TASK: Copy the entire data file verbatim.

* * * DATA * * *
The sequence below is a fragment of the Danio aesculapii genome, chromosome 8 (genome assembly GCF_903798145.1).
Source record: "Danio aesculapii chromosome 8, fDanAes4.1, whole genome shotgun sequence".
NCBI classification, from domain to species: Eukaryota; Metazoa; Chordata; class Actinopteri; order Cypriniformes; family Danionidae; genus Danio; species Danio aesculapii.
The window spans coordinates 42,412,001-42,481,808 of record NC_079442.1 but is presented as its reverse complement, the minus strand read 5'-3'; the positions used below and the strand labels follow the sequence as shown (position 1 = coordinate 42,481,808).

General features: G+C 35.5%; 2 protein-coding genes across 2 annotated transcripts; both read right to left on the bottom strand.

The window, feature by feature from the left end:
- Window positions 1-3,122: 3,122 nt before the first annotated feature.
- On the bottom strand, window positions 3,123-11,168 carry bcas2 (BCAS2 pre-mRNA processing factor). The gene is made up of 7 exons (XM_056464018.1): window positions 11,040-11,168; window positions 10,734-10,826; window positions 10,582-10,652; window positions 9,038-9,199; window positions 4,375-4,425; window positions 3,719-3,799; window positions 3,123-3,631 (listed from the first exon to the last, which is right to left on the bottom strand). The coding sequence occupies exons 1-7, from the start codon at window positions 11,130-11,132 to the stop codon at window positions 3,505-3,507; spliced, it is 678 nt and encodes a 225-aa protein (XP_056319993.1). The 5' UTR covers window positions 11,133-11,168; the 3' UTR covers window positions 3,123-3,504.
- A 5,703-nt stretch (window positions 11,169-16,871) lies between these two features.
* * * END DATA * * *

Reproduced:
The sequence below is a fragment of the Danio aesculapii genome, chromosome 8 (genome assembly GCF_903798145.1).
Source record: "Danio aesculapii chromosome 8, fDanAes4.1, whole genome shotgun sequence".
NCBI classification, from domain to species: Eukaryota; Metazoa; Chordata; class Actinopteri; order Cypriniformes; family Danionidae; genus Danio; species Danio aesculapii.
The window spans coordinates 42,412,001-42,481,808 of record NC_079442.1 but is presented as its reverse complement, the minus strand read 5'-3'; the positions used below and the strand labels follow the sequence as shown (position 1 = coordinate 42,481,808).

General features: G+C 35.5%; 2 protein-coding genes across 2 annotated transcripts; both read right to left on the bottom strand.

The window, feature by feature from the left end:
- Window positions 1-3,122: 3,122 nt before the first annotated feature.
- On the bottom strand, window positions 3,123-11,168 carry bcas2 (BCAS2 pre-mRNA processing factor). The gene is made up of 7 exons (XM_056464018.1): window positions 11,040-11,168; window positions 10,734-10,826; window positions 10,582-10,652; window positions 9,038-9,199; window positions 4,375-4,425; window positions 3,719-3,799; window positions 3,123-3,631 (listed from the first exon to the last, which is right to left on the bottom strand). The coding sequence occupies exons 1-7, from the start codon at window positions 11,130-11,132 to the stop codon at window positions 3,505-3,507; spliced, it is 678 nt and encodes a 225-aa protein (XP_056319993.1). The 5' UTR covers window positions 11,133-11,168; the 3' UTR covers window positions 3,123-3,504.
- A 5,703-nt stretch (window positions 11,169-16,871) lies between these two features.